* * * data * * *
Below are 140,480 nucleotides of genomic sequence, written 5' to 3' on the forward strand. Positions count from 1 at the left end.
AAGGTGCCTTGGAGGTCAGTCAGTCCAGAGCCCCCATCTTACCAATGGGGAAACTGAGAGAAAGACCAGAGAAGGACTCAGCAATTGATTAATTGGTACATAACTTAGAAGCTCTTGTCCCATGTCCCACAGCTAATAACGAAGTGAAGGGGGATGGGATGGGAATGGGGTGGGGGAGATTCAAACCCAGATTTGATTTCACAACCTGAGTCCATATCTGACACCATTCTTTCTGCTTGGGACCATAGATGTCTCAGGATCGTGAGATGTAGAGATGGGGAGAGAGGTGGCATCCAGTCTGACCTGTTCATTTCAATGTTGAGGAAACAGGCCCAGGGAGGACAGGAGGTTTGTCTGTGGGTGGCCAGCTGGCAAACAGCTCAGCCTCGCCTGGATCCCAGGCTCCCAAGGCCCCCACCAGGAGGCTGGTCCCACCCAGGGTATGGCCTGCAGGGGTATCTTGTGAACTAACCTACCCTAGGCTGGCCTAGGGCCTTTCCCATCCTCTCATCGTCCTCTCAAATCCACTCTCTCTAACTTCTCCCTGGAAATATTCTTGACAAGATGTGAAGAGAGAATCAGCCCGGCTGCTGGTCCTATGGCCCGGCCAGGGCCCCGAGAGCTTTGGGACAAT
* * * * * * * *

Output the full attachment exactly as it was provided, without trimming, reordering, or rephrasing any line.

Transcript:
Below are 140,480 nucleotides of genomic sequence, written 5' to 3' on the forward strand. Positions count from 1 at the left end.
AAGGTGCCTTGGAGGTCAGTCAGTCCAGAGCCCCCATCTTACCAATGGGGAAACTGAGAGAAAGACCAGAGAAGGACTCAGCAATTGATTAATTGGTACATAACTTAGAAGCTCTTGTCCCATGTCCCACAGCTAATAACGAAGTGAAGGGGGATGGGATGGGAATGGGGTGGGGGAGATTCAAACCCAGATTTGATTTCACAACCTGAGTCCATATCTGACACCATTCTTTCTGCTTGGGACCATAGATGTCTCAGGATCGTGAGATGTAGAGATGGGGAGAGAGGTGGCATCCAGTCTGACCTGTTCATTTCAATGTTGAGGAAACAGGCCCAGGGAGGACAGGAGGTTTGTCTGTGGGTGGCCAGCTGGCAAACAGCTCAGCCTCGCCTGGATCCCAGGCTCCCAAGGCCCCCACCAGGAGGCTGGTCCCACCCAGGGTATGGCCTGCAGGGGTATCTTGTGAACTAACCTACCCTAGGCTGGCCTAGGGCCTTTCCCATCCTCTCATCGTCCTCTCAAATCCACTCTCTCTAACTTCTCCCTGGAAATATTCTTGACAAGATGTGAAGAGAGAATCAGCCCGGCTGCTGGTCCTATGGCCCGGCCAGGGCCCCGAGAGCTTTGGGACAAT